PLATTSBURGH — Fields full of yellow sunflowers. Shepherds tending flocks. Lighthouses perched on lonely shores.
Those were some of the sights that Antonio Perez of Plattsburgh saw as he spent 35 days walking through Spain along a medieval pilgrimage road.
Perez, a school psychologist at Beekmantown Middle School and adjunct faculty instructor at SUNY Plattsburgh, made the journey this past summer.
He began in southern France, crossed the Pyrenees Mountains and continued across northern Spain to the city of Santiago.
The route that he took, known as El Camino de Santiago, has been traveled by religious pilgrims since the Middle Ages.
“People embark for religious, spiritual, cultural and personal reasons,” Perez said.
“One young man from France was trying to decide whether to continue in a relationship he had been in for 20 years.”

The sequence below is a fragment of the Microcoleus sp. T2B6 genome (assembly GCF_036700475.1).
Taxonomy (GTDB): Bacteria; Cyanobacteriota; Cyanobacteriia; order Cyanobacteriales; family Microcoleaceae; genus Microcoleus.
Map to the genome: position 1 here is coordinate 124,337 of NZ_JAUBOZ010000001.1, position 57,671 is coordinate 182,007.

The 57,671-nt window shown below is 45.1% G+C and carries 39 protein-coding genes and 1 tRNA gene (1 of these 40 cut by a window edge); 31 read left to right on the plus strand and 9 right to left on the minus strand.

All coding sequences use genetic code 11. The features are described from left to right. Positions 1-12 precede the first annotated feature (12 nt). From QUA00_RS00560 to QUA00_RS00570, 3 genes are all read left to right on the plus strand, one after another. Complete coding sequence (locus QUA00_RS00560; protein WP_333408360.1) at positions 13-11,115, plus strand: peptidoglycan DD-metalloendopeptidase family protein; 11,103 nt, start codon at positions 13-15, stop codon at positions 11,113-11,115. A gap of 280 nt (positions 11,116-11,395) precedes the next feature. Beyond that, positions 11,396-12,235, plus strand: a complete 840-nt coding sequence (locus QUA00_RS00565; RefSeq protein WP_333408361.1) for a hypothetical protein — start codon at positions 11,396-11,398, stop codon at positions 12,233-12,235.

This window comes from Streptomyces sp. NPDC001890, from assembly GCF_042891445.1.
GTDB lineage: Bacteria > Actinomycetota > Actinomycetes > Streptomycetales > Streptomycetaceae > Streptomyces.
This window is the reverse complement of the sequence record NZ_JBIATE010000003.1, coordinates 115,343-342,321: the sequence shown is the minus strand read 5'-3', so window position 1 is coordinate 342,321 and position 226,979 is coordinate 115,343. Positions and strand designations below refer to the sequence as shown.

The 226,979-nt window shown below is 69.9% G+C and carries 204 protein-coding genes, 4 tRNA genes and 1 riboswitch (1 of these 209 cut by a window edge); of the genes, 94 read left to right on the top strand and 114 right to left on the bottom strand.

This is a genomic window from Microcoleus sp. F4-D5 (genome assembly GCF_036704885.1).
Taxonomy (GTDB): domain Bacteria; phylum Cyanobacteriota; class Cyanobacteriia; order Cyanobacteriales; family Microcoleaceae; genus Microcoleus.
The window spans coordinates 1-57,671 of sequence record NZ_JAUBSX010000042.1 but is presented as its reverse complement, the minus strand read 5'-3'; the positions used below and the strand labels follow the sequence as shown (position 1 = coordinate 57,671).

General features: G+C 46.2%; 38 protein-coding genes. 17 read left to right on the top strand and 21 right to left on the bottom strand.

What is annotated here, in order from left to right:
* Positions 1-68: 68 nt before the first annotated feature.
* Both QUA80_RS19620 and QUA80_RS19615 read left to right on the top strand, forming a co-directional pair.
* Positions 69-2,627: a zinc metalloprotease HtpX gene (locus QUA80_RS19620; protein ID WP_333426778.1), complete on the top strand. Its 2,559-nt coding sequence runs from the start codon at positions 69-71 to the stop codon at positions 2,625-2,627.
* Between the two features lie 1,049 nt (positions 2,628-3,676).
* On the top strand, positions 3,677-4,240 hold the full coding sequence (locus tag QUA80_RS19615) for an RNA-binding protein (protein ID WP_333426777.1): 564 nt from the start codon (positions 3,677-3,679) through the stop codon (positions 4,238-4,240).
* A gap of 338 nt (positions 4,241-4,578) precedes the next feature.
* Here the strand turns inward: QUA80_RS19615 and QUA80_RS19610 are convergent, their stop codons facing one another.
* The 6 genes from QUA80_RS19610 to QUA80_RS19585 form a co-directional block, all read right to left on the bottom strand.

That pilgrim felt the walk would give him the chance to contemplate the matter and make the decision.
Another traveler was commemorating his fifth year of being drug-free.
Perez became aware of a sense of camaraderie among travelers, as they were hoping to finish the walk but sometimes had to stop for physical reasons.
Indeed, he himself found it to be a test of endurance at times — but that, he felt, was part of its appeal.
The most difficult part of the journey came as he tried to make his way through La Meseta. It was summer, and he faced “unbearable heat.”
La Meseta, he said, “is the driest, most barren section — very little water for miles. And it is without any sort of refuge from the heat.”
Temperatures reached 100 degrees. The sky above was a deep blue.
To make it through, some travelers would begin walking at 4 a.m. to try to avoid the heat of the sun.
The water Perez carried with him soon tasted like bathwater — it could provide liquid, but it was too warm to provide any sense of relief.